At last summer's debate on Iraq, Cheney urged the president to resist the Democrats' call for troop withdrawals and to prolong the surge indefinitely. But the Join Chiefs argued that they didn't have the troops to sustain the surge beyond the summer of 2008. Gates made a more political point: that if there were no prospects for gradual but substantial troop withdrawals, popular support for the war would evaporate, and the next president would probably pull out all the troops as quickly as possible, resulting in Iraq's potential collapse. On the plane from Fort Hood, Gates spelled out his position. "We need bipartisan support for a prolonged presence in Iraq," he said. "But to do that, we need to demonstrate that we're drawing down to lower levels." He recalled watching one of the early Democratic presidential debates. The moderator asked the candidates if they would promise to withdraw all U.S. troops from Iraq by 2013, the end of the first term. The three candidates with the highest poll ratings all declined to make that pledge. Gates remembered saying to himself, 'My work here is done."That satisfaction is sure to drive proponents of a quick withdrawal bats. But those appalled by McCain's talk of a 100-year presence and by Bush's attempt to lock in the infrastructure of a long-term occupation should look closely at Gates' more qualified and nuanced support for the surge, and the long experience that brought him to it. Points to consider:
1) If Gates seeks to steer a Democratic Congress and likely future Democratic President away from a quick troop withdrawal, he also seeks to channel Democratic pressure to help force political action on the Iraqis. Very early in his tenure, when Bush partisans were crying treason at Democrats pushing for a quick withdrawal, Gates said that Congressional debate on war financing put useful pressure on the Iraqi government.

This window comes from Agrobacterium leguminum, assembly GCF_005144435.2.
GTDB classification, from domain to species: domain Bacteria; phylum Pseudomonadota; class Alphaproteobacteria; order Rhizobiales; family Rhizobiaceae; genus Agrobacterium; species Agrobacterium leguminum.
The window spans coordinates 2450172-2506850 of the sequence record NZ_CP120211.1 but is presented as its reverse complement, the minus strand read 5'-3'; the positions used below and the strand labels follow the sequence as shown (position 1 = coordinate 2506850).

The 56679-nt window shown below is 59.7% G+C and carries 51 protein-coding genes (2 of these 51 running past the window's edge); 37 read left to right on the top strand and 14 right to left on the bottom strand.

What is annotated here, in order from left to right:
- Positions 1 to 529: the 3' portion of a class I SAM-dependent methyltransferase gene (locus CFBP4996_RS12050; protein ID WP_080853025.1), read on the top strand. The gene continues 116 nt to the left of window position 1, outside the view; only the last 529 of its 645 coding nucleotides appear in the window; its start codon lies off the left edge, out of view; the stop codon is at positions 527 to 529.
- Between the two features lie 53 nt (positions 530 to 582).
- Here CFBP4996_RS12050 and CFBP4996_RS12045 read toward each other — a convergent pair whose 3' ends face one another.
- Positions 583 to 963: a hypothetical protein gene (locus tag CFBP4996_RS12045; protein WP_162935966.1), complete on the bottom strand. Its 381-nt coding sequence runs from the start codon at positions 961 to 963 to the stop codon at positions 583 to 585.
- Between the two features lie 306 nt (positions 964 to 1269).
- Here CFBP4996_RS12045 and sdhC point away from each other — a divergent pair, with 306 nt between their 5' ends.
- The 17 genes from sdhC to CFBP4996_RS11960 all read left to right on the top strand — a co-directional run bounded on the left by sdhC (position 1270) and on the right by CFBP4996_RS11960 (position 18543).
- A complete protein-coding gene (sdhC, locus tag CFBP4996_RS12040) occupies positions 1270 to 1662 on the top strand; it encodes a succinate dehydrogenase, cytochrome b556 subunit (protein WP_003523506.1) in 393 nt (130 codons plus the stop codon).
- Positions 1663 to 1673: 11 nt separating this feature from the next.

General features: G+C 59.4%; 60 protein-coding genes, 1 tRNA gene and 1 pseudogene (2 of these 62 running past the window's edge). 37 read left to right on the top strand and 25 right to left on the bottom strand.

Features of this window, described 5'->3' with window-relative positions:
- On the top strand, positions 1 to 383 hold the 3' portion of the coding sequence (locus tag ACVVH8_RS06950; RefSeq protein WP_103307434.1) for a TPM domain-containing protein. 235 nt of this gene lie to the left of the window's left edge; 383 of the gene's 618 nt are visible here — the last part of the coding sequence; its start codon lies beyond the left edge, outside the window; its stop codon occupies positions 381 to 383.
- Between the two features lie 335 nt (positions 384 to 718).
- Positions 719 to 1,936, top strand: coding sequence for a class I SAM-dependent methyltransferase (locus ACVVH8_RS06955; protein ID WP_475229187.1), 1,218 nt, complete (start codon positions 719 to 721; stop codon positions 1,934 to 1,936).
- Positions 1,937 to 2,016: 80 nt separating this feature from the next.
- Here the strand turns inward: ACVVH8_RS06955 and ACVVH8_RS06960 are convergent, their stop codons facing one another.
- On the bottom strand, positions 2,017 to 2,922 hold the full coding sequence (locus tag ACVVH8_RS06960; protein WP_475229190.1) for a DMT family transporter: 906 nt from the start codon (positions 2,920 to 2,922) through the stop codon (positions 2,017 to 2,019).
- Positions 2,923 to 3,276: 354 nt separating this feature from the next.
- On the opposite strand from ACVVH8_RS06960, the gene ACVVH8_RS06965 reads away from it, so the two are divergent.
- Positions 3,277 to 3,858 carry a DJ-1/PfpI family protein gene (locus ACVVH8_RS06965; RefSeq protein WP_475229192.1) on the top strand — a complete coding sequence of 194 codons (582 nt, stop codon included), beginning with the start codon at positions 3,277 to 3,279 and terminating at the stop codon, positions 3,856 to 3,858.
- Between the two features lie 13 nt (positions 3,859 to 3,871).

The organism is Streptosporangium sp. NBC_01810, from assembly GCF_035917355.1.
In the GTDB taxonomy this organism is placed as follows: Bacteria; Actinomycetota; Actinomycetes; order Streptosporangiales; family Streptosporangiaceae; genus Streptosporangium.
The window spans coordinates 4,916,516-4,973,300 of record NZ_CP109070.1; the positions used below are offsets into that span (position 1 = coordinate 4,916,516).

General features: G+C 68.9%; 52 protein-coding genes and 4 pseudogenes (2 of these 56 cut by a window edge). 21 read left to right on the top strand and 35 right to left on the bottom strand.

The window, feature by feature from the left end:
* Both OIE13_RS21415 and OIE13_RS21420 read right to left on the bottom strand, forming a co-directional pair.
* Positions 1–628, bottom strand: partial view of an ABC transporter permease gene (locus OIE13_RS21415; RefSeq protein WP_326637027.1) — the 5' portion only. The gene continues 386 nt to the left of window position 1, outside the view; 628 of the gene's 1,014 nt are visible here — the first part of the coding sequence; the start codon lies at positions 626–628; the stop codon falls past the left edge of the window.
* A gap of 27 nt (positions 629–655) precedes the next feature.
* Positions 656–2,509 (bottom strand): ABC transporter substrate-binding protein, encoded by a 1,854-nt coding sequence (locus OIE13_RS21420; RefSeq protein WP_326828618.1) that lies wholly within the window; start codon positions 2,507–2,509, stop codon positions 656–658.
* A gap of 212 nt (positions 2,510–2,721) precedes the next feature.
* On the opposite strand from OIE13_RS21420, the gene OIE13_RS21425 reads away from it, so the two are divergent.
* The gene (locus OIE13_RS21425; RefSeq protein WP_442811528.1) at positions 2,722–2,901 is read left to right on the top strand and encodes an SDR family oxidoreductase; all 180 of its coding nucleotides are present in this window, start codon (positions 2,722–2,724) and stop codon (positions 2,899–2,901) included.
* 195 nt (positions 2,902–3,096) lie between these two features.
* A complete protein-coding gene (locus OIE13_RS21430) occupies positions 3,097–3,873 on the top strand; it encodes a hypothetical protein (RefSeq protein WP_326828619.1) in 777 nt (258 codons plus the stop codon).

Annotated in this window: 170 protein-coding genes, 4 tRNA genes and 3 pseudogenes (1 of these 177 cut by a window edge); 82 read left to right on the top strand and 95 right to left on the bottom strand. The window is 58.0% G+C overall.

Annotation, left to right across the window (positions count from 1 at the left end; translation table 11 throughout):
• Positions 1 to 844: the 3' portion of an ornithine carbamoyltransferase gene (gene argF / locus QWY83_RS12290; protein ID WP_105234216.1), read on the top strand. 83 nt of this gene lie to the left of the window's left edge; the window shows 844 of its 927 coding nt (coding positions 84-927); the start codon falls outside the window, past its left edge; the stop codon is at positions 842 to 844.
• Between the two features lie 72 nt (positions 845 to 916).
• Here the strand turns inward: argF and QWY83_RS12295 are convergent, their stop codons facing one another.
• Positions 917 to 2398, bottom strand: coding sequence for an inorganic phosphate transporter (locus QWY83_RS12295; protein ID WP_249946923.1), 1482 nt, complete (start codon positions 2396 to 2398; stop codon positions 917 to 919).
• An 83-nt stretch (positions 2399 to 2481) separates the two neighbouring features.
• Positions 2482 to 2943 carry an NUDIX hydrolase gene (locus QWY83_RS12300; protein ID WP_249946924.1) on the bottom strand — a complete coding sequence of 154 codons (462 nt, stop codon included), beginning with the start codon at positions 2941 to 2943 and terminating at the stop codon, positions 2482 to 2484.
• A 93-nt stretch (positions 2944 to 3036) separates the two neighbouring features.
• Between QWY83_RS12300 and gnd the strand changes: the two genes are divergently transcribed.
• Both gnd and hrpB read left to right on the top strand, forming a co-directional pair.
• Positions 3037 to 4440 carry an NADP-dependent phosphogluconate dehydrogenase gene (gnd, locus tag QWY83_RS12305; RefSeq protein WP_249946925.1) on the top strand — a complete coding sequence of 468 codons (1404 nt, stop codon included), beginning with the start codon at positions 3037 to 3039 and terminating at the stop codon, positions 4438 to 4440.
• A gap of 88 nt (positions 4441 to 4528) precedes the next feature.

2) Gates is a master at deploying countervailing pressures in this manner. In Afghanistan, he is working on both the Europeans and the Pakistanis to win more effective support for war against al Qaeda and the Taliban. Frustrated by the unwillingness of NATO countries including Germany to place troops at risk, Gates has been uncharacteristically confrontational, charging that some countries are not willing to fight and die, and he is now is appealing directly to the European public not to lump the war in Afghanistan together with the war in Iraq as an American misadventure, but rather to recognize that conditions in Afghanistan directly affect their security. "'I think they combine the two,'" he said, according the AP(2/8). "'Many of them I think have a problem with our involvement in Iraq and project that to Afghanistan and don't understand the very different — for them — very different kind of threat' posed by al-Qaida in Afghanistan, as opposed to the militant group in Iraq that goes by the same name and is thought to be led by foreign terrorists linked to al-Qaida." There is a remarkable implicit admission here that Europeans are justified in considering Iraq an American debacle but that they should differentiate and recognize Afghanistan as a core NATO mission. When Gates is confrontational, the pressure is highly calculated and tempered by recognition of opposing perspectives.
On the other side of the Afghan border, January 25, the FT reported Gates saying that the U.S. would consider joint military operations with the Pakistanis inside Pakistan if asked - notwithstanding that we haven't been asked. “We remain ready, willing and able to assist the Pakistanis and to partner with them to provide additional training, to conduct joint operations, should they desire to do so.”
Gates does not want to lose in Iraq -- to see it revert to full-scale civil war. But his primary focus is al Qaeda. So he understands the imperative to reduce our presence in Iraq as quickly as possible. The future viability of the military also requires a drawdown. Kaplan reports that Gates told a Texas Chamber of Commerce meeting, "The people who encourage young people to go into the military are less positive than they used to be...Until we reach the point where joining the Army doesn't mean an automatic assignment to Iraq, we'll have a challenge."
3) Gates has also played point-counterpoint with regard Iran. According to Kaplan, Gates was a major force in getting the NIE on Iran released. But having used that bludgeon to avert the catastrophe of a preemptive strike on Iran, he is now tacking back quite sensibly and "has since publicly stressed the less assuring aspects of the estimate -- that Iran is still enriching uranium and may resume the weapons program at any time" (see Gates Validates, 12/5/07 ).